I’m a super Type-A perfectionist by nature, and while that works for my line of work in the public relations industry, it does NOT work in training. You see, while I’d like to think that I can always hit the paces assigned to me, or run certain distances with ease, that’s just not the case.

    I remember talking to my coach after a hard workout one night, and her response really hit me. She said, “Marathon training is all about patience and dedication.” While my dedication is there (on most days) I definitely lack patience (my family and friends know this all too well, lol!). I’ve come to learn, however, that when it comes to training, you need to look at the big picture. When I find myself feeling frustrated after a workout, it’s important to take a step back and remind myself how far I’ve come in one year alone.

    6.  Sleep is essential

    This was a BIG adjustment for me. On top of work, I’m heavily involved in my community. Philanthropy is a huge part of my life, and as the current public relations representative of one of the largest agriculture advocacy groups in California, I find myself doing a lot of work after hours. But just as any experienced runner will tell you, sleeping isn’t just important to training, it’s essential.

    Granted, not everyone is the same, but I’ve come to discover that I need seven or more hours of sleep to perform well. Does that mean that I’m in bed by 9:30 pm sometimes? Yes, yes it does. :)

    7.  Your social life will change

    I’m honestly very lucky to have friends who are either athletes themselves or are extremely career driven (shout-out to all of my PR and nursing friends), so they don’t judge me when I decline on social outings or skip out on a late night because of an early morning run. But boy oh boy, have I heard some very odd comments in regards to what I can or can’t do because of training. My favorite thus far has been, “Oh Monique can’t eat that; she’s training for a marathon.” (On the contrary, I CAN eat that and I can probably eat more than you) :p

    While it’s easy to let unnecessary comments bother you, it’s important to remember that runners are our own rare, beautiful breed of people. We love pushing ourselves to the point where we can’t anymore, we love long runs in all weather conditions and we thrive off endorphins. Not everyone understands that lifestyle, and that’s okay!

    8.  Wear the right kind of apparel and shoes

    If you like to live a blister/chafe-free life, it’s important to invest in proper running apparel. Nothing will ruin a run more than giant blisters and that awful chafing sensation. My recommendation? Find shoes that fit you well and buy clothes that have been specifically designed for runners. (So basically, invest in rabbit apparel; you won’t ever have to worry about chafing – yay!)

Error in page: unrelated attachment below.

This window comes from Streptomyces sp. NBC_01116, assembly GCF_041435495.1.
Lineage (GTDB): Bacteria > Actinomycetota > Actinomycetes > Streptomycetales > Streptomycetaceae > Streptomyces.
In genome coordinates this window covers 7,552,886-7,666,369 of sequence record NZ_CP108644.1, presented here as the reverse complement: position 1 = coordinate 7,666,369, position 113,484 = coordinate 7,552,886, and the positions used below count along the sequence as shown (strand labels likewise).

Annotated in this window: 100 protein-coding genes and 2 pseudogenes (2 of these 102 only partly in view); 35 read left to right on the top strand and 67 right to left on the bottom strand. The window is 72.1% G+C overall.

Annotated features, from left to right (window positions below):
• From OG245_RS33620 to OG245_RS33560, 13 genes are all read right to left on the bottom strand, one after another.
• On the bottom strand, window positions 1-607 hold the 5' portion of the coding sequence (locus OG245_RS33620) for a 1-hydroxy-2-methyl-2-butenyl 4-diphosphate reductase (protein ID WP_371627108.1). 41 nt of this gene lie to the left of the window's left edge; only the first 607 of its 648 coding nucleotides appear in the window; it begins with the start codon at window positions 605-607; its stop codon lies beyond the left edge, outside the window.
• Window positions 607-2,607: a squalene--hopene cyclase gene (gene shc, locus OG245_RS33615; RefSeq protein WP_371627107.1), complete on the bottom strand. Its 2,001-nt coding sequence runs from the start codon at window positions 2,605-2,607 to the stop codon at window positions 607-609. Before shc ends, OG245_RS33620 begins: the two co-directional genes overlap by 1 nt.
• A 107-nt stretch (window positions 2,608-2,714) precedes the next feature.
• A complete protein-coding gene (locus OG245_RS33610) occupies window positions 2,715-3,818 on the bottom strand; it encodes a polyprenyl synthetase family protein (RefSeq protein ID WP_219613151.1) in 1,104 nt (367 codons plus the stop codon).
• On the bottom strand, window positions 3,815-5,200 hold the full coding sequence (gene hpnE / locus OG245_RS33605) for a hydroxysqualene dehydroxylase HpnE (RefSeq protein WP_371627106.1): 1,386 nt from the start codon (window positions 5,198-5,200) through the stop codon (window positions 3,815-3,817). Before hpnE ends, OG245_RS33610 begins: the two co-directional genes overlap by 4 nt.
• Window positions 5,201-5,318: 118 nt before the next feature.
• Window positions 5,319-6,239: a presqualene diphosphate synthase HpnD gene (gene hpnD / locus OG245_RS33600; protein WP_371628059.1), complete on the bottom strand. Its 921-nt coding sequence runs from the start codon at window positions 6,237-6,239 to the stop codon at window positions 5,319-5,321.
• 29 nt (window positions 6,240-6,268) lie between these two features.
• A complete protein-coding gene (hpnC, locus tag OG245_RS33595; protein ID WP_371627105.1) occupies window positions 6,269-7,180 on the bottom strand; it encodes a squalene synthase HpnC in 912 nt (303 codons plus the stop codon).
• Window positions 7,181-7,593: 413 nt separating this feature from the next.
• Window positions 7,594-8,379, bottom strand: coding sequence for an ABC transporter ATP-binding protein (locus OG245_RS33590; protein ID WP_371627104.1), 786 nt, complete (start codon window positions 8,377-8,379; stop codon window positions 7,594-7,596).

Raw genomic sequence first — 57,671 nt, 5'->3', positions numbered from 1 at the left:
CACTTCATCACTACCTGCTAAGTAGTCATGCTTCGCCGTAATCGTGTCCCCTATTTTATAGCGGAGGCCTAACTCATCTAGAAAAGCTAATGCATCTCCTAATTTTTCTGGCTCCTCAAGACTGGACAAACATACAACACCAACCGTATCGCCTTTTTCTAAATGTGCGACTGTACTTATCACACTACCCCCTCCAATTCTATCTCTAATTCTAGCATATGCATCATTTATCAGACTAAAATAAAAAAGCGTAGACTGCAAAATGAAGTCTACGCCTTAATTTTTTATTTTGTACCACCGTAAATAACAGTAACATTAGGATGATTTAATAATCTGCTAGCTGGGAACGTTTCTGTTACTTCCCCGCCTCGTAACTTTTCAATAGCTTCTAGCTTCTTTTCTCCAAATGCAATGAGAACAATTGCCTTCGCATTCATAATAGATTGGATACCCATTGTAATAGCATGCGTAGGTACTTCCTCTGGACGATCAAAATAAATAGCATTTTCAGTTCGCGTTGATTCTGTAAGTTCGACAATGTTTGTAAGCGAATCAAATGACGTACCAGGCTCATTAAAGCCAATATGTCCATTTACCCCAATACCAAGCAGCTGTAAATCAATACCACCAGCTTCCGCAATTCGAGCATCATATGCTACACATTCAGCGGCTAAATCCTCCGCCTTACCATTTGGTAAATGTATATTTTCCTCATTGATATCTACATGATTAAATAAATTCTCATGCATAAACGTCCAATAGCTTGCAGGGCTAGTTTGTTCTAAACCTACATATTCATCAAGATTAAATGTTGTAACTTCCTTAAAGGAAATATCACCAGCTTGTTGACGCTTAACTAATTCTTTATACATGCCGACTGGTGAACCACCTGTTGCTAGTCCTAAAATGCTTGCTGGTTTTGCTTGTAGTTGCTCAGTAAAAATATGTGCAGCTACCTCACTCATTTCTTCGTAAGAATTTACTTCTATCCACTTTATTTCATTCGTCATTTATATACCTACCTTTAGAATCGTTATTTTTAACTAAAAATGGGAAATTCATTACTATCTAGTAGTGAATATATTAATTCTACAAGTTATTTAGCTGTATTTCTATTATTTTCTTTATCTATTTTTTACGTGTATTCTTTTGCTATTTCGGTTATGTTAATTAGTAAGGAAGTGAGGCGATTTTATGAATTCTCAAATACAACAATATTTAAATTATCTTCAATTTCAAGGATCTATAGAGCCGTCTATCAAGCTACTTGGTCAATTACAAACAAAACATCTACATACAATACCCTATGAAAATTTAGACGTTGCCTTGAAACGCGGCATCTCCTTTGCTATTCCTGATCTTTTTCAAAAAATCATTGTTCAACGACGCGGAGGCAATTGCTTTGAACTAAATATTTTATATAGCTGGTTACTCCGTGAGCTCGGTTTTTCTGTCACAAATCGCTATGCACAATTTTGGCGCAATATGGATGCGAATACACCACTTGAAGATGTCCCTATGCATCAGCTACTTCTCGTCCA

9.  Ignore your inner voice that says you can’t do it

    Yeah, that voice is a liar. Don’t listen to it. Just like anything else in life, running can be VERY challenging. Our bodies fatigue, our lungs sometimes feel like they’re on fire and more likely than not, at some point you’re going to feel like you want to quit. The funny thing about running, however, is that you CAN, in fact, do more than you think. Mind over matter, friends. Mind over matter.

    10.  There’s no community like the running community

    Need some motivation? Talk to a runner. Feeling blue? Talk to a runner. Need food? Talk to a runner. Need life advice? Talk to a runner.

    Us runners are a close knit community and will act as your biggest supporters, no matter how obscure your dreams might be. Why? Because we get it. We know what it’s like to prove ourselves wrong, to work day in and day out towards a goal; because we know what it’s like not to give up on the things that we are most passionate about. I can’t tell you how many times I’ve reached out to my coach in regards to topics both running and non-running related. No matter what time of day it is, or how odd my question might be, she’s there to listen, offer advice and more often than not, knock some sense into me. (Thanks Jill, you’re the real MVP) <3

    So there you have it, friends! Marathon training is A LOT of hard work, but every mile is worth it. With five weeks of training left, I’m more determined than ever to push myself to be the best runner I can be. Watch out, Surf City. I’m coming for you. ;)

    - Monique Bienvenue, RADrabbit